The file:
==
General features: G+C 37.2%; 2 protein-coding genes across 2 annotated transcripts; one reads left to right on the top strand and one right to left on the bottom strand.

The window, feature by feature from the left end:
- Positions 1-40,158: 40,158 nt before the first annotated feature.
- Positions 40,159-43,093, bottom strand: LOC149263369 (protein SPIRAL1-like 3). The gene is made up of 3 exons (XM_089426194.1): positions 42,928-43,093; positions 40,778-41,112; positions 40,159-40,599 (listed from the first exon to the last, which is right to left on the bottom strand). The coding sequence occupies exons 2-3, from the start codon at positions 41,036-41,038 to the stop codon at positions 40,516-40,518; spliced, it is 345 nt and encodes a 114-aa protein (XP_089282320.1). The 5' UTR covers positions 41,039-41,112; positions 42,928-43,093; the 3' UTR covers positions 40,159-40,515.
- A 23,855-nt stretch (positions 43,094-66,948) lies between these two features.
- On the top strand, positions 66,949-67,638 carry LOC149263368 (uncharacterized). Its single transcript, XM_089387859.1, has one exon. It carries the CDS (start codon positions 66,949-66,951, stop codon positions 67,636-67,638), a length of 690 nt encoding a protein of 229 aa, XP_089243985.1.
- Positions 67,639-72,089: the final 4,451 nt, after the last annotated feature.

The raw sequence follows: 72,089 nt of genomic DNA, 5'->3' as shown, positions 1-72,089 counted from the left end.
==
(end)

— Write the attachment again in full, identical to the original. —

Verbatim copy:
General features: G+C 37.2%; 2 protein-coding genes across 2 annotated transcripts; one reads left to right on the top strand and one right to left on the bottom strand.

The window, feature by feature from the left end:
- Positions 1-40,158: 40,158 nt before the first annotated feature.
- Positions 40,159-43,093, bottom strand: LOC149263369 (protein SPIRAL1-like 3). The gene is made up of 3 exons (XM_089426194.1): positions 42,928-43,093; positions 40,778-41,112; positions 40,159-40,599 (listed from the first exon to the last, which is right to left on the bottom strand). The coding sequence occupies exons 2-3, from the start codon at positions 41,036-41,038 to the stop codon at positions 40,516-40,518; spliced, it is 345 nt and encodes a 114-aa protein (XP_089282320.1). The 5' UTR covers positions 41,039-41,112; positions 42,928-43,093; the 3' UTR covers positions 40,159-40,515.
- A 23,855-nt stretch (positions 43,094-66,948) lies between these two features.
- On the top strand, positions 66,949-67,638 carry LOC149263368 (uncharacterized). Its single transcript, XM_089387859.1, has one exon. It carries the CDS (start codon positions 66,949-66,951, stop codon positions 67,636-67,638), a length of 690 nt encoding a protein of 229 aa, XP_089243985.1.
- Positions 67,639-72,089: the final 4,451 nt, after the last annotated feature.

The raw sequence follows: 72,089 nt of genomic DNA, 5'->3' as shown, positions 1-72,089 counted from the left end.